GILBERT’S GOOBERS

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October 24, 2016 - 12:00 AM

This is the second installment in a two-part series looking at an “average” small-operations farm in Allen County. Earlier this month an article highlighted the Covey family’s system of farm-to-table poultry. Today, peanuts.

TENNESSEE RED VALENCIA (Arachis hypogaea): aka, Gilbert’s Goobers
Gilbert Covey holds a peanut shell up to his ear and shakes it. Rattle. “Hear it?” He shakes it again. Rattle. He shakes it one more time. “Hear it? That’s how you know it’s ready. That means they’re dry.”
It’s been a long time, about 10 years, since Covey last cultivated a small crop of peanut plants. It’s an unusual crop for the area. Most of the billions of pounds of peanuts that make it to U.S. markets each year are grown in the American South, with about half of those coming from Georgia.
“Peanuts originally come from Brazil,” explains Covey. “The United States got them back in the 1700s, so they’ve been here a while. But they’re just not grown much around here, not that I know of.”
Covey is holding a peanut plant he’s recently exhumed from his garden. The branches are heavy with their particular fruits. Covey plucks a single wrinkled shell from a vine.
“These are Tennessee Red Valencia,” he explains. He opens the shell, revealing three healthy-looking peanuts, each coated in a papery, richly-tinted red skin. “You can see here how they got their name,” says Covey. Because they look like they’re from Tennessee? “Because of their color. Here, taste one.”
Covey explains that peanuts, like the soybeans that crowd the fields around his rural Elsmore farm, are actually legumes, not nuts. “That mainly means they produce their own nitrogen for the plant. And these here are what you call heirloom peanuts. Now, an heirloom is open-pollinated, so you can go ahead and keep your seed and plant it next year.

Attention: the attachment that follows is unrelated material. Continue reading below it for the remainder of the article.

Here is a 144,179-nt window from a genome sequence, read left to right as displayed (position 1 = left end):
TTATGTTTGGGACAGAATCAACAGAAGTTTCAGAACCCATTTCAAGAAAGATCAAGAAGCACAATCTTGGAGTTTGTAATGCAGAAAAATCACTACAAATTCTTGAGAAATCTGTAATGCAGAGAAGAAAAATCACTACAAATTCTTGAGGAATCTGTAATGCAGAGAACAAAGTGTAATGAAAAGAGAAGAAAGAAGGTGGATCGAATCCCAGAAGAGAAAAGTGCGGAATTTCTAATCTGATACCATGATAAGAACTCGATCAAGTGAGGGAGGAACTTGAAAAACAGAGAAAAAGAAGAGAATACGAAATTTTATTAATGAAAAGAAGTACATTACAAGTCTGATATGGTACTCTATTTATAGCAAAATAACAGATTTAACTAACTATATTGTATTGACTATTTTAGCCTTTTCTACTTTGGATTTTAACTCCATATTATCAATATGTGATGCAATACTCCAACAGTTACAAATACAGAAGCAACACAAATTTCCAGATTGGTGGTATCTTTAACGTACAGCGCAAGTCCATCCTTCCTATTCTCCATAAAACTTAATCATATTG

“You know,” says the overmodest Covey, “they’re actually pretty easy to grow.”

HERE, then, is that process in a nutshell (sorry): Covey orders a quarter-pound package of starter peanuts from Southern Exposure Seed Exchange in central Virginia. Once they arrive, he breaks open the shells and retrieves the peanuts. He plants each seed in a six-inch pot and keeps them in his greenhouse until each plant is sturdy enough to withstand the elements outdoors. When they reach a durable size — about five or six inches — Covey moves the plants to his garden. This is usually around the middle of April, once the frost has gone.
“They’re slow-starters,” says Covey. “Meaning, it might be that for almost a month you can’t hardly see that they’ve grown. In fact, I was beginning to wonder about them. But then, all of a sudden, here they go.”
After flowering, the thigh-high plant generates a number of long tendrils that curve toward the ground. Shoot-like “pegs” then branch off from the tips of these tendrils and dive into the soil. In time, with the absorption of water and nutrients, a peanut shell forms at the end of each peg.
During this final phase, Covey and his grown son, Andrew — “I don’t know what I’d do without him,” Covey says of his only son — “we cover the peanuts with an extra layer of dirt. … I watched my own dad use this method when I was a child,” says Covey. “See, my dad raised a few peanuts and that’s what he did, and it worked. Almost 60 years ago.”
Last week Covey began the process of digging up the mature plants. “You pull the whole thing up and let them dry.” Covey strung pieces of rope from one end of his greenhouse to the other and is letting the peanut-heavy plants hang upside down in the warmth of that building until they’re ready to be culled.
Once they’re dry — once each shell gives off its natural rattle — Covey and Andrew will handpick each pod.
“This year, I’m going to try something that a friend of mine told me about,” says Covey. “He said to soak them in saltwater. He didn’t know for sure how long. That way you kind of get the salt into the peanut, because it goes through the shell. And my wife, Diana? She’ll put them in the oven and roast them.”

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